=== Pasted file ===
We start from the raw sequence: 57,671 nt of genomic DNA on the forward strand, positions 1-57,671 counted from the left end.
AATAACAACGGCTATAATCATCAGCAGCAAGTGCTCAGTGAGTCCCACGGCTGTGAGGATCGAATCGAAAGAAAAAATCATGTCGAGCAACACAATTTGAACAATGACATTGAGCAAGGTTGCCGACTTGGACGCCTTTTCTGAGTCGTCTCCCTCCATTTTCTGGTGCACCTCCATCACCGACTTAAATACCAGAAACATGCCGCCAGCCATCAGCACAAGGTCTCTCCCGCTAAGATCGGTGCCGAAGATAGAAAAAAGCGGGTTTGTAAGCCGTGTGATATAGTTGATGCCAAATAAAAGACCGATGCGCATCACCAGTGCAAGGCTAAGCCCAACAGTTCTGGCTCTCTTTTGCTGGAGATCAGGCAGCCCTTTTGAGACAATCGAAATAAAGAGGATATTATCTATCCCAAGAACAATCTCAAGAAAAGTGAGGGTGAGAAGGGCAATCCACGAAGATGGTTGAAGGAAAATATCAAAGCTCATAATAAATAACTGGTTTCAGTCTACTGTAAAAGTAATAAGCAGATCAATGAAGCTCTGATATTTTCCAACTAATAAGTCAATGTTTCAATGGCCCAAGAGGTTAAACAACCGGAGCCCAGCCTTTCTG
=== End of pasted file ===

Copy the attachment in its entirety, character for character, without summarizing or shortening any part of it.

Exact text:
We start from the raw sequence: 57,671 nt of genomic DNA on the forward strand, positions 1-57,671 counted from the left end.
AATAACAACGGCTATAATCATCAGCAGCAAGTGCTCAGTGAGTCCCACGGCTGTGAGGATCGAATCGAAAGAAAAAATCATGTCGAGCAACACAATTTGAACAATGACATTGAGCAAGGTTGCCGACTTGGACGCCTTTTCTGAGTCGTCTCCCTCCATTTTCTGGTGCACCTCCATCACCGACTTAAATACCAGAAACATGCCGCCAGCCATCAGCACAAGGTCTCTCCCGCTAAGATCGGTGCCGAAGATAGAAAAAAGCGGGTTTGTAAGCCGTGTGATATAGTTGATGCCAAATAAAAGACCGATGCGCATCACCAGTGCAAGGCTAAGCCCAACAGTTCTGGCTCTCTTTTGCTGGAGATCAGGCAGCCCTTTTGAGACAATCGAAATAAAGAGGATATTATCTATCCCAAGAACAATCTCAAGAAAAGTGAGGGTGAGAAGGGCAATCCACGAAGATGGTTGAAGGAAAATATCAAAGCTCATAATAAATAACTGGTTTCAGTCTACTGTAAAAGTAATAAGCAGATCAATGAAGCTCTGATATTTTCCAACTAATAAGTCAATGTTTCAATGGCCCAAGAGGTTAAACAACCGGAGCCCAGCCTTTCTG